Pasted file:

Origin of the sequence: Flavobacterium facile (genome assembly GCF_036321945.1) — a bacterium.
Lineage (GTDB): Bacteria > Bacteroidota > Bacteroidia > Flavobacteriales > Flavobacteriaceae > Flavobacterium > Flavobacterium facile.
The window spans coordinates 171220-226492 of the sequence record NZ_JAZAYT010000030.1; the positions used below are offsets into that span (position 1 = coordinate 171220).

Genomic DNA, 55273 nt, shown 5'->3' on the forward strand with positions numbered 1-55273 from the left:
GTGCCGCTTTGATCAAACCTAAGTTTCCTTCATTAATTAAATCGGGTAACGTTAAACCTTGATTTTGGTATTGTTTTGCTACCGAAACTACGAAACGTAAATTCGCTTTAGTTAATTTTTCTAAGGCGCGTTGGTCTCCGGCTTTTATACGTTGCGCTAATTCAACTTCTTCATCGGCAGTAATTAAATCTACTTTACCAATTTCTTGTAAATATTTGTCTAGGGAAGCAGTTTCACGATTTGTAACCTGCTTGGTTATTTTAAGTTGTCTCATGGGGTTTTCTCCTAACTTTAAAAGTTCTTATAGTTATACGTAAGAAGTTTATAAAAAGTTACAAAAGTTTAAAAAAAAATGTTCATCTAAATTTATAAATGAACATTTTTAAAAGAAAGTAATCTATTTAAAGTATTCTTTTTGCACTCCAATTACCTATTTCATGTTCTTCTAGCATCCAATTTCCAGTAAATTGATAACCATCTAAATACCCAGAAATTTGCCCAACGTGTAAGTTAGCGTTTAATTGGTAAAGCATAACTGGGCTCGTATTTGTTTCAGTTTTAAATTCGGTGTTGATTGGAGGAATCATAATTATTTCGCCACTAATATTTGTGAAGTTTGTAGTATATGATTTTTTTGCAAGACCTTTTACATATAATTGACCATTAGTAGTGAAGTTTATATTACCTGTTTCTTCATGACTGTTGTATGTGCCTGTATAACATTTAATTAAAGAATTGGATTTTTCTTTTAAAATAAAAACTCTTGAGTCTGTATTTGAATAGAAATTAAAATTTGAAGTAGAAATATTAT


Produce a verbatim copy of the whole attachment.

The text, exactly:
Origin of the sequence: Flavobacterium facile (genome assembly GCF_036321945.1) — a bacterium.
Lineage (GTDB): Bacteria > Bacteroidota > Bacteroidia > Flavobacteriales > Flavobacteriaceae > Flavobacterium > Flavobacterium facile.
The window spans coordinates 171220-226492 of the sequence record NZ_JAZAYT010000030.1; the positions used below are offsets into that span (position 1 = coordinate 171220).

Genomic DNA, 55273 nt, shown 5'->3' on the forward strand with positions numbered 1-55273 from the left:
GTGCCGCTTTGATCAAACCTAAGTTTCCTTCATTAATTAAATCGGGTAACGTTAAACCTTGATTTTGGTATTGTTTTGCTACCGAAACTACGAAACGTAAATTCGCTTTAGTTAATTTTTCTAAGGCGCGTTGGTCTCCGGCTTTTATACGTTGCGCTAATTCAACTTCTTCATCGGCAGTAATTAAATCTACTTTACCAATTTCTTGTAAATATTTGTCTAGGGAAGCAGTTTCACGATTTGTAACCTGCTTGGTTATTTTAAGTTGTCTCATGGGGTTTTCTCCTAACTTTAAAAGTTCTTATAGTTATACGTAAGAAGTTTATAAAAAGTTACAAAAGTTTAAAAAAAAATGTTCATCTAAATTTATAAATGAACATTTTTAAAAGAAAGTAATCTATTTAAAGTATTCTTTTTGCACTCCAATTACCTATTTCATGTTCTTCTAGCATCCAATTTCCAGTAAATTGATAACCATCTAAATACCCAGAAATTTGCCCAACGTGTAAGTTAGCGTTTAATTGGTAAAGCATAACTGGGCTCGTATTTGTTTCAGTTTTAAATTCGGTGTTGATTGGAGGAATCATAATTATTTCGCCACTAATATTTGTGAAGTTTGTAGTATATGATTTTTTTGCAAGACCTTTTACATATAATTGACCATTAGTAGTGAAGTTTATATTACCTGTTTCTTCATGACTGTTGTATGTGCCTGTATAACATTTAATTAAAGAATTGGATTTTTCTTTTAAAATAAAAACTCTTGAGTCTGTATTTGAATAGAAATTAAAATTTGAAGTAGAAATATTAT